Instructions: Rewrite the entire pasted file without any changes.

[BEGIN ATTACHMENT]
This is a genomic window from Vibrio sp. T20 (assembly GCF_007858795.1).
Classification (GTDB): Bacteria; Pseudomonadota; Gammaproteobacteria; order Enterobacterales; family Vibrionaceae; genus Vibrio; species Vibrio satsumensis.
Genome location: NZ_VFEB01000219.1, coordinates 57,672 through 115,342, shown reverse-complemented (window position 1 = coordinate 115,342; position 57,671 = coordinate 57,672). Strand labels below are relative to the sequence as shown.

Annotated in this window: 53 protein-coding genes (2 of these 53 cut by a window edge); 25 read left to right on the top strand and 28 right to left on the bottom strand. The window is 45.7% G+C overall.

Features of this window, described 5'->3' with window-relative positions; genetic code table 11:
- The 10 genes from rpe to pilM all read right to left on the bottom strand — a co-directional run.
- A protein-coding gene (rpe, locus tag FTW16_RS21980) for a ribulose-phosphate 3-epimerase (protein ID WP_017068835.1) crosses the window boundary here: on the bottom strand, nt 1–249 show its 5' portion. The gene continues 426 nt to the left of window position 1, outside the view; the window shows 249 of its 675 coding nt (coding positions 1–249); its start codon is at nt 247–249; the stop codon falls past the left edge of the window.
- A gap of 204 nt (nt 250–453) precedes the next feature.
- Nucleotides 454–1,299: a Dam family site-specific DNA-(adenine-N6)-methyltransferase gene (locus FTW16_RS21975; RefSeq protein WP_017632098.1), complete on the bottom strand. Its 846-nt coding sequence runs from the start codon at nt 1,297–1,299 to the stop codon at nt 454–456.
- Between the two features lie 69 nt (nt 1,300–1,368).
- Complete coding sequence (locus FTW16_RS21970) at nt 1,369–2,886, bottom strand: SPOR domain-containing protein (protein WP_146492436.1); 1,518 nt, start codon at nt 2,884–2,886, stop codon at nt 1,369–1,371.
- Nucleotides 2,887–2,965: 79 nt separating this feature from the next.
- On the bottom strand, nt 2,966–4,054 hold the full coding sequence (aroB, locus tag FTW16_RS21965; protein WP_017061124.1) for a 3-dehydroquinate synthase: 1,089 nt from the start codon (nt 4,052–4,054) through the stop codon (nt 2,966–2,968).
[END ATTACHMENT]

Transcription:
This is a genomic window from Vibrio sp. T20 (assembly GCF_007858795.1).
Classification (GTDB): Bacteria; Pseudomonadota; Gammaproteobacteria; order Enterobacterales; family Vibrionaceae; genus Vibrio; species Vibrio satsumensis.
Genome location: NZ_VFEB01000219.1, coordinates 57,672 through 115,342, shown reverse-complemented (window position 1 = coordinate 115,342; position 57,671 = coordinate 57,672). Strand labels below are relative to the sequence as shown.

Annotated in this window: 53 protein-coding genes (2 of these 53 cut by a window edge); 25 read left to right on the top strand and 28 right to left on the bottom strand. The window is 45.7% G+C overall.

Features of this window, described 5'->3' with window-relative positions; genetic code table 11:
- The 10 genes from rpe to pilM all read right to left on the bottom strand — a co-directional run.
- A protein-coding gene (rpe, locus tag FTW16_RS21980) for a ribulose-phosphate 3-epimerase (protein ID WP_017068835.1) crosses the window boundary here: on the bottom strand, nt 1–249 show its 5' portion. The gene continues 426 nt to the left of window position 1, outside the view; the window shows 249 of its 675 coding nt (coding positions 1–249); its start codon is at nt 247–249; the stop codon falls past the left edge of the window.
- A gap of 204 nt (nt 250–453) precedes the next feature.
- Nucleotides 454–1,299: a Dam family site-specific DNA-(adenine-N6)-methyltransferase gene (locus FTW16_RS21975; RefSeq protein WP_017632098.1), complete on the bottom strand. Its 846-nt coding sequence runs from the start codon at nt 1,297–1,299 to the stop codon at nt 454–456.
- Between the two features lie 69 nt (nt 1,300–1,368).
- Complete coding sequence (locus FTW16_RS21970) at nt 1,369–2,886, bottom strand: SPOR domain-containing protein (protein WP_146492436.1); 1,518 nt, start codon at nt 2,884–2,886, stop codon at nt 1,369–1,371.
- Nucleotides 2,887–2,965: 79 nt separating this feature from the next.
- On the bottom strand, nt 2,966–4,054 hold the full coding sequence (aroB, locus tag FTW16_RS21965; protein WP_017061124.1) for a 3-dehydroquinate synthase: 1,089 nt from the start codon (nt 4,052–4,054) through the stop codon (nt 2,966–2,968).